Three months to go

One down, three to go.

It has now been a month since I started this blog. Seems like it’s been a lot longer because so much seems to have changed. I actually do feel that I’ve changed in my outlook to the world a lot in the last month. Let me review.

Up until about a month ago I worked full time. Very, very full time. Long days. Always work to be done from home as well. Lots of pressure and lots of stress and lots of timelines and lots of bureaucracy. I’ve been working on the same portfolio for the past half dozen years or so and I remain very committed to that. Once I’d identified how many days I could take away from work in my last four months – perhaps ever – as a fully employed person, and scheduled those days, I essentially turned into a part-time worker for the summer months. That’s been a great opportunity to get a taste of retirement; cognizant all the time that this is only a replica and not the real thing at all. Still, I’ve been off work more than at work in the last month and I’ve started to develop some very new patterns of being.

I start my day more slowly. There seems to be more balance, more evidence of a centre; an emotional equator that holds strong. There’s rarely a reason to have to hop out of bed and get into the business of the day in no time flat. I have allowed myself the luxury of that second cup of coffee in bed – lovingly provided by David – and I lounge until 8 or 9 o’clock, which until now has been the time of day when I’d already likely begun preparation of that night’s dinner, watered some plants, and put in an hour or two in my office. Some days I wake up feeling a little lost at sea; so many courses I could take and so few signposts on which courses might be plotted to the best outcomes for me. Some days I wake up with this kind of mesmerizingly calm feeling and happy anticipation of what lies ahead. Always I am keenly aware that I can think about retirement – this new phase of living life that I’m about to enter – and I can try to image what it feel like and be like, but ultimately I still have little idea of what lies ahead.

I’ve narrowed down a thing or two, although not much though. I know that I need to think about my daytime hours as a retired person as just as significant and valuable as they were when I got paid for labouring through them. I am starting to understand what being “your own boss” means; something that I’m guessing those of you who’ve worked for yourselves all along have known for quite some time. I’ve brought to light some issues that will need thinking through in the next couple of months; issues related to identity, relationships, planning, expectations, opportunity, and – of course – identity. Mostly what I’ve done is started to get a bit more of a handle on the kinds of things I need to consider as I move from the life of being a full-time, public-servant (teacher, educrat) to a life of being just good old me. I’ve identified some potential quicksand (too many unscheduled hours) that I need to carefully avoid if at all possible, and I’ve identified some potential projects that are really exciting if I can only do them without letting them get out of hand.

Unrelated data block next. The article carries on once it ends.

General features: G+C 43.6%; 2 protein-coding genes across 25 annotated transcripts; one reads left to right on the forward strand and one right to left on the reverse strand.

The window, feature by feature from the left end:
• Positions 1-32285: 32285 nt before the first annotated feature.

Did you know that when a caterpillar secludes itself in a cocoon it actually melts to mush before it reorganizes itself into a butterfly?

I’m not sure what I imagined happened inside that cocoon when I was taught about metamorphosis, but I think that I imagined some magical “tada” and instantly that squirmy caterpillar sprouted wings and took flight. This is natures way. It’s a process.  You get from here to there only by travelling along a lane and experiencing the transitional things that let you move forward. I’m blessed with a loving family and good friends who are caring enough to set me straight when needed and gentle enough to guide me without leaving bruises. The books and articles I’ve been reading, and often noting in my writings, have illuminated some dark corners and deepened my understanding of this shift from professional to personal, from working on what others deem important to focusing on what I deem important, from rushing to leisure … and, at the same time, from pattern and custom to uncharted territory.

At some point in almost anything I’ve ever undertaken in life I have had a sense of events taking on a life of their own, a journey that I get to take but have very little control over — much as I’d rather think that I am in control of everything. Those of us who are adrenalin junkies know that chasing the next adventure is important. Usually that means a lot of planning and exploring and researching and hours and hours searching the net for the perfect “whatever”.  What is so exciting about this moment in my life is that I can see something coming to a natural, gradual and quite exhilarating way. Thanks for sharing this journey with me and I look forward to your guidance over the next months. As they taught us in kindergarten; it is better when you hold hands.

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